On This Day 100 Years Ago, Alfa Built the Bugatti-beating P2

Alfa Romeo

The Bugatti Type 35 may well hold the most wins of any race car in history, but it had to overcome one major obstacle along the way: the Alfa Romeo P2.

Vittorio Jano, recently poached from Fiat, was personally tasked by Alfa founder Nicola Romeo with its design.  “Listen,” Romeo said.  “I am not expecting you to make a car which will beat all others, but I’d like one which will make us look good, so that we can make an identity card for this factory, then later, when it has a name, we’ll make the car.”

It’s fair to say that Jano exceeded expectations. He began by assembling a two-liter straight-eight engine with a double crankcase design, fixed steel heads, and gear-driven twin camshafts. At Fiat, Jano had been an early adopter of the supercharger so he added a Roots-type blower, complete with a pioneering intercooler. At 5500 rpm Jano’s engine produced 140 horsepower.

The P2’s chassis didn’t break any new ground with its traditional ladder frame, but the elongated tail aided aerodynamics and the staggered two-seater layout gave the driver a little more elbow room to twirl the big steering wheel.

The first P2 was completed on June 2, 1924, and driven immediately by Giuseppe Campari and Alberto Ascari, even before it was painted in Alfa’s trademark racing red. A week later it lined up at the Circuito di Cremona for its first true test over five laps of the 40-mile road course. Ascari took the checkered flag almost a minute ahead of his nearest rival, Alete Marconcini, in the Chiribiri 12/16, with Roberto Malinervi’s Bugatti T22 in third.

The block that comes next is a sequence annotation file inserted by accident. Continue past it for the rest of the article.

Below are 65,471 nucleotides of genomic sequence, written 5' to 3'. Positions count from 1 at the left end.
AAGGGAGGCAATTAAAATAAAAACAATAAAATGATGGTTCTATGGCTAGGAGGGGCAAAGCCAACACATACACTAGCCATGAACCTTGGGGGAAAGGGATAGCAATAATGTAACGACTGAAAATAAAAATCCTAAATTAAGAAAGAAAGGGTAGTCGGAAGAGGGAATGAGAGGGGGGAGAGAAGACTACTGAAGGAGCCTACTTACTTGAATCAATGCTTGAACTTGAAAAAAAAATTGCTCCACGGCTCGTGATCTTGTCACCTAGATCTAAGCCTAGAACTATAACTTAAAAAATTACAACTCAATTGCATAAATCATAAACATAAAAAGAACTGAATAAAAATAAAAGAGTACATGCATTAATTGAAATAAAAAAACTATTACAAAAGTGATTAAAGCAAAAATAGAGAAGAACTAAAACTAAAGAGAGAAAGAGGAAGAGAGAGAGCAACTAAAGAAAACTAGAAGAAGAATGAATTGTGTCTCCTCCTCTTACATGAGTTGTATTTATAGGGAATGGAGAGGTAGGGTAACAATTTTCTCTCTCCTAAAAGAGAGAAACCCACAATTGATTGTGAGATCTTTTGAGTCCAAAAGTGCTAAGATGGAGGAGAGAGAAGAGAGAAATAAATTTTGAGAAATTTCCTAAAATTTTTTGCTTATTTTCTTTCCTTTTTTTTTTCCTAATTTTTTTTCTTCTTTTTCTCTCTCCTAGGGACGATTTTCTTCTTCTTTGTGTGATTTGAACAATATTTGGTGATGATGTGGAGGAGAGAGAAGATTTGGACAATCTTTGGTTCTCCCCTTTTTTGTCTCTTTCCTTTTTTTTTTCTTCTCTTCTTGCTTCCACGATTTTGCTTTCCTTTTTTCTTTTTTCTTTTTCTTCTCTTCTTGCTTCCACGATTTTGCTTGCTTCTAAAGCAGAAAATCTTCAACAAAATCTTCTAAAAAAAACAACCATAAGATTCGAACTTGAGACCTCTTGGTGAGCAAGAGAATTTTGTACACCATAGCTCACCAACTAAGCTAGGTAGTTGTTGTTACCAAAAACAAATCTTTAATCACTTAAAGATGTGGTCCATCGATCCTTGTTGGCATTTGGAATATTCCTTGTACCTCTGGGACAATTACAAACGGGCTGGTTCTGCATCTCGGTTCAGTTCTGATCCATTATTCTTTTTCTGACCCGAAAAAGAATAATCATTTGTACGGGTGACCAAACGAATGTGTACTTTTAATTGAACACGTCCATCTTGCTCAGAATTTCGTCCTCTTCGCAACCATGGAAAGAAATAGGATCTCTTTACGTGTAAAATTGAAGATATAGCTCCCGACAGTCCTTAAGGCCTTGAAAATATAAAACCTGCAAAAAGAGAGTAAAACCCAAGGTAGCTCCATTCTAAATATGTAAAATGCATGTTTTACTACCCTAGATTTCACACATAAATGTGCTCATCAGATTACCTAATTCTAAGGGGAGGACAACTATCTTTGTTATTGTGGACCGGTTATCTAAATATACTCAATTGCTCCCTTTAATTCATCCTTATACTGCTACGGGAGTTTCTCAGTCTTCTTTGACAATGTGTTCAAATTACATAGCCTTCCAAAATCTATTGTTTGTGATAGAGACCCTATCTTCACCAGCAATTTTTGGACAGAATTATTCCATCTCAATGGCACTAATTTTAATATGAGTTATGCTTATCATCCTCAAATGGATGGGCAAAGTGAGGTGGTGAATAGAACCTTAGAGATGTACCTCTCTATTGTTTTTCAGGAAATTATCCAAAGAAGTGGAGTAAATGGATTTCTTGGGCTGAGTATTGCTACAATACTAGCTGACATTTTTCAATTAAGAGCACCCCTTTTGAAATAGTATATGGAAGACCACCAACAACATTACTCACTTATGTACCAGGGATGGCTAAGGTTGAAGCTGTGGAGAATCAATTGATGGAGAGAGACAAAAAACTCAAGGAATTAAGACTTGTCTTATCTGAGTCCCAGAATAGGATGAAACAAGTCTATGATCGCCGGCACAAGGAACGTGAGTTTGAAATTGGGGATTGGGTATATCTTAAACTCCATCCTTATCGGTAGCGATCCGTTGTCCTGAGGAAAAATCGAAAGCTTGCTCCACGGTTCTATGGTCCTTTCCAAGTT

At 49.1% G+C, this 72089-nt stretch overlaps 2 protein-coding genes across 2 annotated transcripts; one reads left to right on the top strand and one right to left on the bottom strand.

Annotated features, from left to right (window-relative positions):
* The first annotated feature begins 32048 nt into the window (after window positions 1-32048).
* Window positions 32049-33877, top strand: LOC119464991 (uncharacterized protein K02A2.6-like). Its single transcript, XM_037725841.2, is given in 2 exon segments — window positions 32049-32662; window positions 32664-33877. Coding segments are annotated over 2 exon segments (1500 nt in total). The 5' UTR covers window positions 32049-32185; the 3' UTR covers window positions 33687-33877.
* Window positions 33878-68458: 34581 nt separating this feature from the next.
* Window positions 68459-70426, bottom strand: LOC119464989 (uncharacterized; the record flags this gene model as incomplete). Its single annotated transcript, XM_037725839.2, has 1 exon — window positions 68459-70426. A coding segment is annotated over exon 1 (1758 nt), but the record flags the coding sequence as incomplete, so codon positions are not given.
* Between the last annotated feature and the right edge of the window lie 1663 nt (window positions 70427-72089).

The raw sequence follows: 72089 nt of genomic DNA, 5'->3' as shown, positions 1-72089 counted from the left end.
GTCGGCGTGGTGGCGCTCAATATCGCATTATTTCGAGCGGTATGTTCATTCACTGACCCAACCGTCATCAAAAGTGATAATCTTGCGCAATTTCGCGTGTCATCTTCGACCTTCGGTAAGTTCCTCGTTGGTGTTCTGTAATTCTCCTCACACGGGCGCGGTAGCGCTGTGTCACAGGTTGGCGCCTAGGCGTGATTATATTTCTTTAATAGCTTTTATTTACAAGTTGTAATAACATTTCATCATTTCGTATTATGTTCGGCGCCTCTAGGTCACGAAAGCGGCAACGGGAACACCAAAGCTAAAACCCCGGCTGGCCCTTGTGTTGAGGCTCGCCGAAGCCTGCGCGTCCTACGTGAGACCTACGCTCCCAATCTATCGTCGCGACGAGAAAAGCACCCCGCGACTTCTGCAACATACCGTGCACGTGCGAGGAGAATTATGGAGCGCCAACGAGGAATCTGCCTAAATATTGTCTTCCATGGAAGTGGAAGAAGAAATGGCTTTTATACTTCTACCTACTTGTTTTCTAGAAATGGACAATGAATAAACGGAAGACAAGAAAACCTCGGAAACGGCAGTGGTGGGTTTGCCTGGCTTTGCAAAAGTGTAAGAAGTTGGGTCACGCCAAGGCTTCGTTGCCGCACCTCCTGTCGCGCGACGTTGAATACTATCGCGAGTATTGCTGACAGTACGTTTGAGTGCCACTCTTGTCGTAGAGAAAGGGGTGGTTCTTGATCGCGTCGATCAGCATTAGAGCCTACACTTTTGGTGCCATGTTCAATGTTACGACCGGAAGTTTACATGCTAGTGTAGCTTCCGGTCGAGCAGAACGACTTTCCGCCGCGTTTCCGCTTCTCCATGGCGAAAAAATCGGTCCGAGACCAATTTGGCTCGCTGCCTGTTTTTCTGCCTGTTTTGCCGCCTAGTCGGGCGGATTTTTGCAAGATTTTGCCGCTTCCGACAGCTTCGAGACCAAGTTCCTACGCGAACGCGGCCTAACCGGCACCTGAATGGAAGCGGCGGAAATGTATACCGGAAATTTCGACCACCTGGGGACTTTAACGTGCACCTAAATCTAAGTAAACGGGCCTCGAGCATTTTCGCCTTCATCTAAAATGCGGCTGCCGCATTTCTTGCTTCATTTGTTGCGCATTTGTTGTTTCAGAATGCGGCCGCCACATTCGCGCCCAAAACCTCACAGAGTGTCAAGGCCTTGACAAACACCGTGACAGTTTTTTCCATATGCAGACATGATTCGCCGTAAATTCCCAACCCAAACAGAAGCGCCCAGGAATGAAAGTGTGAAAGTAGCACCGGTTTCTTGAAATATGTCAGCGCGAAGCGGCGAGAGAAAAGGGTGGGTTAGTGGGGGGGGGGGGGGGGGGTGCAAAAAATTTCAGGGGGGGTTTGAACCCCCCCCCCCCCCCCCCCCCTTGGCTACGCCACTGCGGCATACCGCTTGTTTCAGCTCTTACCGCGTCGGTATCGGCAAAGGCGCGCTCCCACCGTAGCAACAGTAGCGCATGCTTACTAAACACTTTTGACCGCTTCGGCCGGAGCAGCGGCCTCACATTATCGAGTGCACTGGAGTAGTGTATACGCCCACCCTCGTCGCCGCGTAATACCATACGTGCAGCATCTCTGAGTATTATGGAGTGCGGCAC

At Lyons, just a few weeks later, Bugatti brought five of its new Type 35s to attempt to steal Alfa’s thunder. It was not to be. Campari stormed to victory after five hours of hard racing, with the first of the Bugattis, driven by Jean Chassagne, a distant seventh place.

With a third win at the Italian Grand Prix at Monza, Alfa Romeo confirmed the P2’s pace. In the 1925 season it won two of the four rounds of the first-ever World Championship for Grand Prix Cars, securing the title for Alfa Romeo.

The dominance was short-lived, however, as a new rule for 1926 saw a change of engine displacement to 1.5 liters, favoring Bugatti. The P2 battled on in other categories and, in 1930, secured its most memorable success at the Targa Florio.

Achille Varzi somehow managed to complete the grueling 335-mile event around Sicily in six hours and 55 minutes, despite suffering from a fuel problem that could not only have ended his race but also his life. A broken bracket holding the spare wheel caused the fuel tank to leak. On the last lap of the 67-mile road layout, his mechanic attempted to add more gas to the tank while the Alfa sped on. It spilled onto the hot exhaust and immediately ignited. The mechanic tore out his seat cushion and frantically beat at the flames as they crossed the finish line. Louis Chiron’s Bugatti Type 35 B was almost two minutes behind. Another one-in-the-eye for Alfa’s rival, just before the P2 was retired from service.

Alfa Romeo P2 1924
Alfa Romeo


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